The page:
Instead, commissioners will be allowed to give contracts to trusts without necessarily having to open them up to bids from the wider market, in a move hailed as a block against NHS privatisation.

A new “best value test” will be introduced to ensure taxpayers are getting the most for their money.

“Whilst competition can in some circumstances help provide benefits to patients, we are concerned that the comparative weight that current legislation gives to competition will act as a drag on efforts to improve collaboration between NHS bodies and provide integrated care,” the report said.

“They can’t go as far as they would like to because the law hasn’t kept up”

Ian Dalton

Last year, NHS Improvement and NHS England announced that they would form a closer working partnership. This led to the creation of a joint leadership team called the NHS Executive Group, which includes new chief nursing officer Dr Ruth May.

The two organisations are now proposing to take their relationship a step further, which could result in them fully merging.

The report said: “In the spirit of the closer working relationship between NHS England and NHS Improvement, we make proposals to bring our organisations closer together, beyond the current limits of legislation.

“We seek views on how far this closer working should extend, ranging from fully merging our organisations to providing more flexibility in our working arrangements,” it added.

Healthcare staff and members of the public are being urged to share their views on the plans before 25 April this year. The responses will help develop a set of final recommendations to parliament later in the year.

Dame Donna Kinnair, acting chief executive and general secretary of the Royal College of Nursing, welcomed the proposed changes but called for the introduction of safe staffing legislation to be made part of the plans.

sara gorton for index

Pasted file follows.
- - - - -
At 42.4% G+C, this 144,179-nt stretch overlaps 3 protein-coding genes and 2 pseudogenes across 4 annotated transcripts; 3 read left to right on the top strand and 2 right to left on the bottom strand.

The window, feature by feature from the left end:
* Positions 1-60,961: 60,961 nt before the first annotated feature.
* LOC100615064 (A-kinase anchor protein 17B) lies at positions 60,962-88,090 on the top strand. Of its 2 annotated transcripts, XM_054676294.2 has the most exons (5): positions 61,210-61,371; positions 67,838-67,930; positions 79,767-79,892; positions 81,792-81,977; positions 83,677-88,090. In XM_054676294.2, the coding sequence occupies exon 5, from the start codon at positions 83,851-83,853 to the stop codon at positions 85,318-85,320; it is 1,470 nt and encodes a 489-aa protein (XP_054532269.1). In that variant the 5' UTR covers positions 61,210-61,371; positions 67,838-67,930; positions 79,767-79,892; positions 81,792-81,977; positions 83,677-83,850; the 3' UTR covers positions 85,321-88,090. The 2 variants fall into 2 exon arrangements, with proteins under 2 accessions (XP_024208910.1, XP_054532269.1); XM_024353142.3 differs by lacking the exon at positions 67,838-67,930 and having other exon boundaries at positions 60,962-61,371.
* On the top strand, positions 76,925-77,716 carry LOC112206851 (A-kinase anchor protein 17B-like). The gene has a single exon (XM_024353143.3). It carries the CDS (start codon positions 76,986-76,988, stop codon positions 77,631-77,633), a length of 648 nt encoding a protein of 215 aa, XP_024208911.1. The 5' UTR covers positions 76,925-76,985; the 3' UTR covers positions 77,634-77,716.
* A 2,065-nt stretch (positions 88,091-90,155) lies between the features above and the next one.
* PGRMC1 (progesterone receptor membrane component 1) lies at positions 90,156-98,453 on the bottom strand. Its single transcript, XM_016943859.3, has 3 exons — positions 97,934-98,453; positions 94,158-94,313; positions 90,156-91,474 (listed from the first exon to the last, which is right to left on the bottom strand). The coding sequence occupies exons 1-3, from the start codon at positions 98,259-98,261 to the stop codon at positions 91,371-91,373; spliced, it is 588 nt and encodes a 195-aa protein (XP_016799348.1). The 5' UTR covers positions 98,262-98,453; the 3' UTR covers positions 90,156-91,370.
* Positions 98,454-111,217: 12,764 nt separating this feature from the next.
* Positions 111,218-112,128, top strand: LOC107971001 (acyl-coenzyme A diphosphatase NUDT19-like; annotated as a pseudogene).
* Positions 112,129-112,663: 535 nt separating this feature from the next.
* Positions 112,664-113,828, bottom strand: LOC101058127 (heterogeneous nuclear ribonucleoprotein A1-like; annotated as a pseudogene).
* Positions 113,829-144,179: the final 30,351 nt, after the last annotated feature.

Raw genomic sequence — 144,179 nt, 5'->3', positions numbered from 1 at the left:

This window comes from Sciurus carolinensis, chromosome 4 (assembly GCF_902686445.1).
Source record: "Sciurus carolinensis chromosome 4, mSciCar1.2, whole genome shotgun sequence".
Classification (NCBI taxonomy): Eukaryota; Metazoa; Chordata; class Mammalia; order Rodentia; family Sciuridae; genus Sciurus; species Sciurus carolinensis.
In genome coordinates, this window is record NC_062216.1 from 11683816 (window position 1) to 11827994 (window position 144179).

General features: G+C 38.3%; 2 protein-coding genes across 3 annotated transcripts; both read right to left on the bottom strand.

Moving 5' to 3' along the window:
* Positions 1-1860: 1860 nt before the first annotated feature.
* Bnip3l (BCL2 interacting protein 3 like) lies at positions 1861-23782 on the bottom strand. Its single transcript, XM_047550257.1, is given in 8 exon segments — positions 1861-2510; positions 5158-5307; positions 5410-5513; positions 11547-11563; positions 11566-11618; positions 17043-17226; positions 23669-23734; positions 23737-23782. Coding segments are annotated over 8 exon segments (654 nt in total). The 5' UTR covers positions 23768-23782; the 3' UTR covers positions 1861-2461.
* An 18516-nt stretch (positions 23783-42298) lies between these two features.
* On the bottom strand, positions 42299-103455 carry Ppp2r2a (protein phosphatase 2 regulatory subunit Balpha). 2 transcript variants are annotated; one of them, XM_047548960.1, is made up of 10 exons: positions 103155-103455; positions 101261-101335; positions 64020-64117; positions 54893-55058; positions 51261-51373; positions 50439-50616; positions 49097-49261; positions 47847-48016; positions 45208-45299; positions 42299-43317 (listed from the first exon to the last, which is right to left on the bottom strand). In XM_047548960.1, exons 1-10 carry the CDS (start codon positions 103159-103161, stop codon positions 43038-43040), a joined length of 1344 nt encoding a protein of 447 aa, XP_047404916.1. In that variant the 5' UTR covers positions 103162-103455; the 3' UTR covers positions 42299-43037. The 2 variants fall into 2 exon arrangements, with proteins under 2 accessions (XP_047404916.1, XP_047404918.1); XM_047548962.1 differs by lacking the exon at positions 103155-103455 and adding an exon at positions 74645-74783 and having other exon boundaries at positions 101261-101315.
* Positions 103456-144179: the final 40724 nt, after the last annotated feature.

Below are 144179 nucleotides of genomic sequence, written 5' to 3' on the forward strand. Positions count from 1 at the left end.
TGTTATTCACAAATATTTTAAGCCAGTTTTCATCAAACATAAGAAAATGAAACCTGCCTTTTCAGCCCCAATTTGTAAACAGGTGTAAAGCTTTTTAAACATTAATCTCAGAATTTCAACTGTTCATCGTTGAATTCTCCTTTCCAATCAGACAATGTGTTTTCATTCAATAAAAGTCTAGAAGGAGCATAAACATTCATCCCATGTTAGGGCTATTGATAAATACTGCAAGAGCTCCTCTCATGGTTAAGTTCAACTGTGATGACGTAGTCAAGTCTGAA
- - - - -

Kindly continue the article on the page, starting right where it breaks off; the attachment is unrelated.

sara gorton for index

Sara Gorton

“With 41,000 nursing posts currently laying empty across England, patient care is being compromised, but there is currently no law that holds decision makers responsible,” she said. 

Sara Gorton, head of health at the union Unison, welcomed the aspect of the plans that she thought appeared to strive to remove competition and reduce privatisation. 

“As the UK heads into an uncertain post-Brexit world, the NHS must be protected from the scourge of unnecessary competition and predatory private firms taking advantage of a possible weakening of UK trade rules,” said Ms Gorton.

She added that the “market-driven” system ushered in by the Health and Social Care Act 2012 had already “cost the NHS dearly”.

Simon Stevens, chief executive of NHS England, said a message that came through loud and clear during the development of the NHS Long Term had been that progress towards creating a more integrated care system would be “accelerated” with targeted law changes.

Ian Dalton

Ian Dalton

Ian Dalton

NHS Improvement chief executive Ian Dalton added: “Hospitals, local health groups and councils in many areas are already seeing real benefits from greater joint working, but face frustration when they can’t go as far as they would like to improve patient care just because the law hasn’t kept up. 

“So, while it’s possible to implement the NHS Long Term Plan without significant changes, this is a welcome opportunity to hear the views of staff, patients and the public about how we can overcome some of the obstacles to providing the kind of joined-up services we all want to see,” he said.